- “Dear Professor Surname,”
- “Hello Dr. Surname,”
Brush away any potential confusion by a providing a brief intro that identifies your name as it would appear on their roster, the course name and course code.
- "Hello Professor. Smith, my name is Melissa Smith, I am enrolled in Accounting 2030-56”.
Reason for email
In 1-2 sentences, you should clearly link to the subject line information you had previously provided. Indicate any need for immediate response if applicable, how best to follow up with you, and any preference for virtual/in person/phone meetings.
Concerning immediacy, it would be considered immediate if something unexpected has arose, you have less than 24-48 hours to address it, and it will impact your grade.
- Emergency surgery two days before a presentation = urgent.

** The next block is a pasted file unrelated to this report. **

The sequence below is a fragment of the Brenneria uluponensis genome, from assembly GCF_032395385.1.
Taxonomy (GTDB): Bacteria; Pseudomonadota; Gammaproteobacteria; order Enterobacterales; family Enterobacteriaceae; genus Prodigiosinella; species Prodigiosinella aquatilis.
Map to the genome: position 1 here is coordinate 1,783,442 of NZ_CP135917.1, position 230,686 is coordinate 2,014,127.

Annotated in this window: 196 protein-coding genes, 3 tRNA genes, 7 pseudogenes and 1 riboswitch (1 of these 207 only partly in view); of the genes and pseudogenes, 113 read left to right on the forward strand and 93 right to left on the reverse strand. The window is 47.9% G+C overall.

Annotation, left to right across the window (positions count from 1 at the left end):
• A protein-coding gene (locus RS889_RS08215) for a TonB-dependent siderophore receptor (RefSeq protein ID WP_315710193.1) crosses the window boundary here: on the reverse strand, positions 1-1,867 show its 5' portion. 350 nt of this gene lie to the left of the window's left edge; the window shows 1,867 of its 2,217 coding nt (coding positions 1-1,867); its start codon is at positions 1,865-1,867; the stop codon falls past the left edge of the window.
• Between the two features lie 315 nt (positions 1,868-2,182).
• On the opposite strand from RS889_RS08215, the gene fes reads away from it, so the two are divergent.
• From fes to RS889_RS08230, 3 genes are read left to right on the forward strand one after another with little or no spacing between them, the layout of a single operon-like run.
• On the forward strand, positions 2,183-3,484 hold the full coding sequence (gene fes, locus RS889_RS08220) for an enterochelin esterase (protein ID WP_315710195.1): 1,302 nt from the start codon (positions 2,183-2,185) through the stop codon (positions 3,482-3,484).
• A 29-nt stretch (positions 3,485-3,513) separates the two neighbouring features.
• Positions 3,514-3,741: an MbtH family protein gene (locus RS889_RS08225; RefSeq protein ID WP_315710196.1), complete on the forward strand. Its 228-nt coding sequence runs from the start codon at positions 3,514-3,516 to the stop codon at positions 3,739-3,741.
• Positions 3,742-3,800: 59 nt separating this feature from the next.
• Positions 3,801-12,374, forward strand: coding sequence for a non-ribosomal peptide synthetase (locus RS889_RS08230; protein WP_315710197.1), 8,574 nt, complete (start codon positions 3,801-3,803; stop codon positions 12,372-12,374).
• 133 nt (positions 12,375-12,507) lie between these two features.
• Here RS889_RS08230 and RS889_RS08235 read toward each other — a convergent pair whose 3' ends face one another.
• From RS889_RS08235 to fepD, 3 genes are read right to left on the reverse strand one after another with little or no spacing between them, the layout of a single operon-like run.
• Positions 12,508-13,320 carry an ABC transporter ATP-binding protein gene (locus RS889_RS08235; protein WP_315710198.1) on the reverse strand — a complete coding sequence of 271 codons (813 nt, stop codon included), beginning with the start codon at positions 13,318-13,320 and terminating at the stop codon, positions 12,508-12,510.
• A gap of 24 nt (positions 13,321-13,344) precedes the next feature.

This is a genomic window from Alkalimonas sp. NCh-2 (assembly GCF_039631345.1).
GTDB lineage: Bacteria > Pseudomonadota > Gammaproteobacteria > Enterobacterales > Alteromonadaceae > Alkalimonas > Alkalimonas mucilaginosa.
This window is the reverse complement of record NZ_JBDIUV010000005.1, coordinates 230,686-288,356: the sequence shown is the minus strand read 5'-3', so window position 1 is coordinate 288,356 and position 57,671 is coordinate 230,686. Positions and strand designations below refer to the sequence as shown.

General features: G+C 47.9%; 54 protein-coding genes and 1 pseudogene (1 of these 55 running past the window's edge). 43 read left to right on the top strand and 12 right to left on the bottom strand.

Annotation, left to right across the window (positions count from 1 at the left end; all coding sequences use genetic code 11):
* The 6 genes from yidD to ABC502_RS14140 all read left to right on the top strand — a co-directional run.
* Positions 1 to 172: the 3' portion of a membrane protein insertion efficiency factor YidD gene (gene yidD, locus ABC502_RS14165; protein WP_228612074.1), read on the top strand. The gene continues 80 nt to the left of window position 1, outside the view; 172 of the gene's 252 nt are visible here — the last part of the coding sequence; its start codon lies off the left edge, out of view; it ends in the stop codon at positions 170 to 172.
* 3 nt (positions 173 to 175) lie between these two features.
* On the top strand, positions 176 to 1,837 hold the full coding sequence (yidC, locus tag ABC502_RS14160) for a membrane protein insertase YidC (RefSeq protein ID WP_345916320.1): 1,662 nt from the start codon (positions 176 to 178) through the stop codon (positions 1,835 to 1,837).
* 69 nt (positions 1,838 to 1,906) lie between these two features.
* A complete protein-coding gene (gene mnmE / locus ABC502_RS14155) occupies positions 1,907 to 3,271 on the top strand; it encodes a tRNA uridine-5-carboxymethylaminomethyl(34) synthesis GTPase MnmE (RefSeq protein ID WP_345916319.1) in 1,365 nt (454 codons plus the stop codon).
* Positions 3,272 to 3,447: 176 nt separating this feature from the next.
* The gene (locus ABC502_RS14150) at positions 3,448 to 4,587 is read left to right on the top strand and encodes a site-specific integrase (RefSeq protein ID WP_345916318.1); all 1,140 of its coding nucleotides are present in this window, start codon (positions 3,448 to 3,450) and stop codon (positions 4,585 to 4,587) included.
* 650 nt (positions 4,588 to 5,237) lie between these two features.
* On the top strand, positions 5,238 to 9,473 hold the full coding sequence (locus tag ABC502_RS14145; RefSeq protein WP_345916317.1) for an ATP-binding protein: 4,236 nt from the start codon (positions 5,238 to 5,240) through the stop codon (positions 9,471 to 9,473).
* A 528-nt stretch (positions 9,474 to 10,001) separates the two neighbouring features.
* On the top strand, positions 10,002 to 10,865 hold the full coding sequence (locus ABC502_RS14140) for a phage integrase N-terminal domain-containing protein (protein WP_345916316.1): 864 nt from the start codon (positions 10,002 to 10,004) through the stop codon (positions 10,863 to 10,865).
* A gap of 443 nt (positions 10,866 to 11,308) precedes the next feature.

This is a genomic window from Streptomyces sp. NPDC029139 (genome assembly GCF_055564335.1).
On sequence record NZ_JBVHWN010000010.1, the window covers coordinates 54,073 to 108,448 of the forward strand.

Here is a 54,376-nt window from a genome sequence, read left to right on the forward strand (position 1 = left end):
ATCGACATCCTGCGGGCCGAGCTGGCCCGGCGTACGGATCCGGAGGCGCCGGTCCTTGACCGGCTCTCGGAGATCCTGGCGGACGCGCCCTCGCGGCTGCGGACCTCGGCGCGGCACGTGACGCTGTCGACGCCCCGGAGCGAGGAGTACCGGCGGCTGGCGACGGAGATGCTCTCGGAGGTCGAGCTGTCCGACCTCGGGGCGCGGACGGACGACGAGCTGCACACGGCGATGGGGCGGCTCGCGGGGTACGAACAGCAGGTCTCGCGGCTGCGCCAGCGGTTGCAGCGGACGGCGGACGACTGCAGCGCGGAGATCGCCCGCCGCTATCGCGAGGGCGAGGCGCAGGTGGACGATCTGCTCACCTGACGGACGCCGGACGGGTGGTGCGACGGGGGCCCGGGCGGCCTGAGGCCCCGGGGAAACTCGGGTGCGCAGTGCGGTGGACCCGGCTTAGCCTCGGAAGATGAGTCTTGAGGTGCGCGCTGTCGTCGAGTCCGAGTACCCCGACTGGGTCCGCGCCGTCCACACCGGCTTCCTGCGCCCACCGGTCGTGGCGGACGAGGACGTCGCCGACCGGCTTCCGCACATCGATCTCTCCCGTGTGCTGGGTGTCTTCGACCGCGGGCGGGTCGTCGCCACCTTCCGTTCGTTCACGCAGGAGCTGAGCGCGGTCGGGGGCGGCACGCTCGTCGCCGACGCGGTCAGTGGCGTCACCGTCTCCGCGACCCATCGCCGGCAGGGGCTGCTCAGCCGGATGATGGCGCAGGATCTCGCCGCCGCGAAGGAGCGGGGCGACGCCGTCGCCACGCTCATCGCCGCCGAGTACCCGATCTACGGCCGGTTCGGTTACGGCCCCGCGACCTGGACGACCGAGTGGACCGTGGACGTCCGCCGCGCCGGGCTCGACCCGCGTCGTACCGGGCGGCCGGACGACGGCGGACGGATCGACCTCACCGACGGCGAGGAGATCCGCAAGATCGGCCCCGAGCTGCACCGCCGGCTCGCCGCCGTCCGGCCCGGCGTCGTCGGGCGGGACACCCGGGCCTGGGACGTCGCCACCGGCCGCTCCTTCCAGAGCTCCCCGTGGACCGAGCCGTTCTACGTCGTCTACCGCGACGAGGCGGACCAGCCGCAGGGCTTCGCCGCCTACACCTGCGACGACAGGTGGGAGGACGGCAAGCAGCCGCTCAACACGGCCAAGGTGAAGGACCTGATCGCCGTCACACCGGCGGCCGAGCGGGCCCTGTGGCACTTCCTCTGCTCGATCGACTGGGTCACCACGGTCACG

- “I was hoping to connect you with as soon as possible via phone/WebEx/email, I have an emergency appendectomy and my scheduled presentation is on Friday. I would like to discuss potential options such as XYZ”
- Clarification of a project or feedback on a test = not urgent.
- “I was hoping I could meet with you to discuss…”
Describe the situation
Your description will dive into the purpose of the email (e.g. topic/theme in a chapter that is confusing), the situation experienced (e.g. missing modules on Brightspace), or predicted upcoming situations (e.g. group member who has dropped out of the course and now your course load has doubled).
The length of this section will change depending on if you're looking to either
a) discuss the situation via email only (would be a lengthy description).
b) looking to book an appointment (would be a shorter description).
Avoid common mistakes that can be misinterpreted as entitlement, aggression, or assuming claim over your instructor's availability.
- Avoid writing, “I was given a 75 on my paper, and I disagree; we need to meet immediately. I’ll be coming on Tuesday during your office hours to discuss why you didn’t give me a 90 on my paper”.